Recently, when sleuths from Mumbai crime branch arrested a well known gangster who had been absconding for several years, he didn’t seem unduly perturbed at being held by the police. When a cop asked him why he didn’t seem too worried, he replied, “Saheb, mujhe pata hai ki aap log mera counter (encounter) nahin karoge, isliye mujhe koi tension nahin hai.” (Sir, I am aware that you people (police) will not kill me in an encounter, so I’m not worried).
The mobster’s reply stunned the officer, but he soon concluded that it was indeed the case — apparently, the only thing gangsters feared was being eliminated in a police encounter. Police say that it was also the primary reason why they had managed to keep the underworld quiet for almost a decade, from 2000, till a couple of years ago.
The bad old days
From 1998 to 2002, Mumbai police and its team of ‘encounter specialists’ killed as many as 650 criminals belonging to various gangs. “This resulted in the underworld being wiped out from the city. Those who feared for their lives fled the country,” says the officer.
However, the police lost the plot thereafter, as, over a period of time, the encounter specialists themselves became a menace, with some even undertaking ‘supari’ killings to settle scores between rival gangs. A former encounter specialist, however, refuses to accept that they misused their power and status. “In fact, we are the victims. We were used by our superiors to first get rid of the underworld menace. Once that was done, we were thrown away like used tissue paper.” Another aspect which hit the encounter specialists hard was the judiciary coming down heavily on them for their extra-judicial killings, which resulted in a host of them getting suspended from the force.
According to another senior police officer, the stringent MCOCA (Maharashtra Control of Organised Crime Act) also helped tackle the underworld menace. Post-2002, underworld activities — at least blatant firings and killings — seemed to be on the decline.
“This was mainly because most of the criminals had been gunned down, and those alive were put behind bars for a long time under the draconian MCOCA law,” says a retired IPS officer.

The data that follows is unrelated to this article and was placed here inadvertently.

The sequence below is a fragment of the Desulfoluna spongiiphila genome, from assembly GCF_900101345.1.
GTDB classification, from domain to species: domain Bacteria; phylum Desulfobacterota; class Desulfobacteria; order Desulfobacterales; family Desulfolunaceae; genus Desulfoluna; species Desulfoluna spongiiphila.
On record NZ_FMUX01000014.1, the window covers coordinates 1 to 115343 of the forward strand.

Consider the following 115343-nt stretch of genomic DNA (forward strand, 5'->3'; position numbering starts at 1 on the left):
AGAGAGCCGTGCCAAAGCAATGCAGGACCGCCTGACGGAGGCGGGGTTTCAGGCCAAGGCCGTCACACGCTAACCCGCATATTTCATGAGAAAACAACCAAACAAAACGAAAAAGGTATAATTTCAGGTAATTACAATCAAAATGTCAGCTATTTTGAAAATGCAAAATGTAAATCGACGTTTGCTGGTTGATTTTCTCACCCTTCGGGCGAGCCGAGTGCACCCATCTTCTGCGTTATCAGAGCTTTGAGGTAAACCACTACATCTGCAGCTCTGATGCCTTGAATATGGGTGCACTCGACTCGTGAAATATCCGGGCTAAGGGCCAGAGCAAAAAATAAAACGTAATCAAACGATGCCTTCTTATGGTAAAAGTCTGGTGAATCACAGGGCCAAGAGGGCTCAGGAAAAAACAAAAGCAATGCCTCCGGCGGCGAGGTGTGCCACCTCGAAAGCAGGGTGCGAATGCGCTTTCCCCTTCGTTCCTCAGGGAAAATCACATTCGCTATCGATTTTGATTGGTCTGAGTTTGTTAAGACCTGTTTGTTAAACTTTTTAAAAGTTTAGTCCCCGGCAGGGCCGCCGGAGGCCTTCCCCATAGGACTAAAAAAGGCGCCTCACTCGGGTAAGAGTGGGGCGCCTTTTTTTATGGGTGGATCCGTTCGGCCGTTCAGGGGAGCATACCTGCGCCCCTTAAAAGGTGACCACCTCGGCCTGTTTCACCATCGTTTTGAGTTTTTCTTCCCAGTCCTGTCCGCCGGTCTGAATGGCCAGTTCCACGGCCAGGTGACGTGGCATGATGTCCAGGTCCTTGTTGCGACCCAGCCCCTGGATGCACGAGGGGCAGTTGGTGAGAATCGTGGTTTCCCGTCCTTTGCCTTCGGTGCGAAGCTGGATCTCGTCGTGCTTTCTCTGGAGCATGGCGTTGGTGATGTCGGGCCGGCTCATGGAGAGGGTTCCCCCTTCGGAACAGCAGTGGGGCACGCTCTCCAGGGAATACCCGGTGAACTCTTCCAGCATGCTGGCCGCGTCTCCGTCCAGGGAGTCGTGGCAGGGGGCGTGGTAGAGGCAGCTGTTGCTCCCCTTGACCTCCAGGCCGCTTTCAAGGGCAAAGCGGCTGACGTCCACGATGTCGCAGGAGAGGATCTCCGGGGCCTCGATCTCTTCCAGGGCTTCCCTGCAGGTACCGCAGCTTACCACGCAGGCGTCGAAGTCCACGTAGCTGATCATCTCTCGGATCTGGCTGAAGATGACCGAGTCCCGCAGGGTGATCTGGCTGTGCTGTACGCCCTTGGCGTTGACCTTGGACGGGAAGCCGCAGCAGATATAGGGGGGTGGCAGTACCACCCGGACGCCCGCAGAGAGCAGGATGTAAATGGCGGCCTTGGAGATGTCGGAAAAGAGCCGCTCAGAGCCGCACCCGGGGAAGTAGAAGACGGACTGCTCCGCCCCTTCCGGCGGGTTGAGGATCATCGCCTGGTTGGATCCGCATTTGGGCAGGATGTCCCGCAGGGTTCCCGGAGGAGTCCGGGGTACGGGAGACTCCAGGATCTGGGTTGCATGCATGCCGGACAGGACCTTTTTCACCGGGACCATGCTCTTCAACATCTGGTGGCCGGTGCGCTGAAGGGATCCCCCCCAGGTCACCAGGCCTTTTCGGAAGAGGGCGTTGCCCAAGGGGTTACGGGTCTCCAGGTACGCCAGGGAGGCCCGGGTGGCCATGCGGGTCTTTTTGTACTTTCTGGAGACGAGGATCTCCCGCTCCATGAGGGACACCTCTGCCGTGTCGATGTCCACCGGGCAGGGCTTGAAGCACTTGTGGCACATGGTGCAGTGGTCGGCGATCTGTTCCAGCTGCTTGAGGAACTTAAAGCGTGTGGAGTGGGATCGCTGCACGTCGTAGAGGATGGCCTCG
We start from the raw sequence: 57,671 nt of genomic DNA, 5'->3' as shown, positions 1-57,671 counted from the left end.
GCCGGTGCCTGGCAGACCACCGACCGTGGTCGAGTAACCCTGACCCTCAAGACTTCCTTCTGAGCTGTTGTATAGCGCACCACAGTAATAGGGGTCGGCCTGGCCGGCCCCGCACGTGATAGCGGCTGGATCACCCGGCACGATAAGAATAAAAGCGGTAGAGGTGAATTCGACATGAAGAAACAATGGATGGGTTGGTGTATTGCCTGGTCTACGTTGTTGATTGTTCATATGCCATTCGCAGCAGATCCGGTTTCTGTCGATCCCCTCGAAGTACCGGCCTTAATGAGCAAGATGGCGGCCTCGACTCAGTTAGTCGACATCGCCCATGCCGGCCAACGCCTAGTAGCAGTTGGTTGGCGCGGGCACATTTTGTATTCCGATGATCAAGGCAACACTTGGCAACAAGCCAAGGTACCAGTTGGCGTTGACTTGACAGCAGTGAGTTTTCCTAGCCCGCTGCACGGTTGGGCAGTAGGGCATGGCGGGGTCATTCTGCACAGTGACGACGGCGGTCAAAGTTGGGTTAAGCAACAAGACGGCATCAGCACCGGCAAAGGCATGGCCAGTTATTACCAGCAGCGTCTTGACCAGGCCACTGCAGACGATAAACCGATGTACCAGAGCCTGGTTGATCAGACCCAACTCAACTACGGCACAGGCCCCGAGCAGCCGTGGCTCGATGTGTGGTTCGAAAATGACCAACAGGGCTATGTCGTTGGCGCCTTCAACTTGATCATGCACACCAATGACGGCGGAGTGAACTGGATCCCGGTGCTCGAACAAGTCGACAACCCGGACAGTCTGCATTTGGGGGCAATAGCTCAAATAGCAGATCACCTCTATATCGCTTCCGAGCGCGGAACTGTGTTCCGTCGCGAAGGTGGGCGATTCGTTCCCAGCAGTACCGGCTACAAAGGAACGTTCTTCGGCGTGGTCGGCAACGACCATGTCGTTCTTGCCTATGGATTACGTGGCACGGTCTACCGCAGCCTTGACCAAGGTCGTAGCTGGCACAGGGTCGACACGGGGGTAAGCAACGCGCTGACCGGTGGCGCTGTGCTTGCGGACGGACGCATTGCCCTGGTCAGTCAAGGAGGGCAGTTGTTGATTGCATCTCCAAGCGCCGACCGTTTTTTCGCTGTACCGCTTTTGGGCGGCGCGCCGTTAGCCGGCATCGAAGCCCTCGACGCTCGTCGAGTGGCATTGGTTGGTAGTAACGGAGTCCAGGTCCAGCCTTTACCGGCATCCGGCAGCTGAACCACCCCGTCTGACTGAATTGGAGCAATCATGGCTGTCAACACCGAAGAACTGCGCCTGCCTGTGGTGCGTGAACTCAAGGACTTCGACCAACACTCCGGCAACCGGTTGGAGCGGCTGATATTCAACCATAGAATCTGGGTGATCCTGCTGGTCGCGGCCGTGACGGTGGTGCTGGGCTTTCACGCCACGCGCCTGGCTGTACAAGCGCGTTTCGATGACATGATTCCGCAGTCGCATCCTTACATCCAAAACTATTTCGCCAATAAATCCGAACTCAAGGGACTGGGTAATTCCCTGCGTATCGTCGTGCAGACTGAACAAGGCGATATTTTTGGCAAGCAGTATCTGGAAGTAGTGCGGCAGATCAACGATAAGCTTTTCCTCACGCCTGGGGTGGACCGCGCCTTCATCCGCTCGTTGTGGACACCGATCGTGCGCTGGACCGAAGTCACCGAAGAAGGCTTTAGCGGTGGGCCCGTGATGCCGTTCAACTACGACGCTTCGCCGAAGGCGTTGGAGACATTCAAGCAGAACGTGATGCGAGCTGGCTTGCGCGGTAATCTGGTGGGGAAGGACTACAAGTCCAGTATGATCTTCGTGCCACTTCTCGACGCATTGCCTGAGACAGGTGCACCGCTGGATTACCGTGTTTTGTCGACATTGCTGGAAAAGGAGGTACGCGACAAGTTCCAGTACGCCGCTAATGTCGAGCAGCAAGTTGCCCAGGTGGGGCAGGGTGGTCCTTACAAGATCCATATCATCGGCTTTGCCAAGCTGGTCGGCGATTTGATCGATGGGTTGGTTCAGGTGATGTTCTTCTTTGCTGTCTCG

So what has spurred the recent spurt in underworld killings, with the shooting of investigative journalist J Dey being the most high profile case? According to the police, apart from the main gangs, such as those of Dawood Ibrahim, Chhota Shakeel and Chhota Rajan, even break-away ‘splinter gangs’ like those headed by Ravi Pujari and Santosh Shetty have become active. This, combined with the departure of the encounter phenomenon — the ‘fear factor’, as it were — has brought Mumbai police and the authorities back to the problem they faced in the ’90s: how to tackle the growing menace of the Mumbai underworld?
“Right now, there is no system in place to deal with the problem. Encounters have failed, while MCOCA has not been fully successful,” rues the police officer, adding that policemen today do not have the required informer-base to get adequate intelligence about the underworld. “In the light of the ‘use and throw policy’ adopted by the authorities with regard to the encounter specialists, policemen today are reluctant to come forward and tackle the underworld head-on,” says a serving police officer.
No short-cut solutions
While there is no fool-proof solution in sight, experts feel that there are a few aspects of the problem the police can start working on right away.
The first of these is the revival of a proper informer network. In the past, it was the encounter specialists who had the best informer network in the police force. But with most of them shunted out, Mumbai police has been operating without access to a base of informers who used to provide timely intelligence, opine experts. The problem is further exacerbated with the underworld’s new strategy of ‘outsourcing’ work to mercenaries rather than use their own affiliated henchmen.
Former Maharashtra DGP, Dr PS Pasricha says, “Chhota Rajan and Dawood Ibrahim have started outsourcing contract killings to unemployed youngsters who have no crime record. This makes it difficult for the police to catch them. Given India’s porous borders with Nepal and Bangladesh, these shooters easily escape the country, and as we don’t have strong extradition treaties, they are not caught.”
According to Pasricha, there is an urgent need to strengthen the informer network, besides equipping the force with the latest technology. “Proper combination of intelligence and technology is vital to combat the underworld.”
Former Mumbai police commissioner MN Singh believes that the campaign against the underworld has gone flat in the last few years. Recalling the earlier phase when the mafia was on the ascendant, Singh says that the current surge in underworld activity is bound to revive memories of the 1990s.
“Back then, we had dealt with it strongly. The Dawood and Rajan gang had been weakened. Suresh Manchekar and Amar Naik, their key lieutenants, were killed,” remembers Singh. “There is no doubt that the public is worried about the gangs bouncing back. The recent incidents involving journalist J Dey, Bharat Nepali and Farid Tanasha are disturbing, and are a wake-up call for the police.”
On the other hand, former chief of Maharashra police, SS Virk, holds that rather than encounters or draconian laws, it is proper investigation and timely disposal of cases in courts that will be the most effective deterrent to the underworld. “There is no reason for panic. Once there is a concerted effort, things will improve. Good investigations, good police officers, good prosecutors, fast track courts — only if we have all these working together will we get good results. The existing laws are more than adequate to tackle the underworld menace.”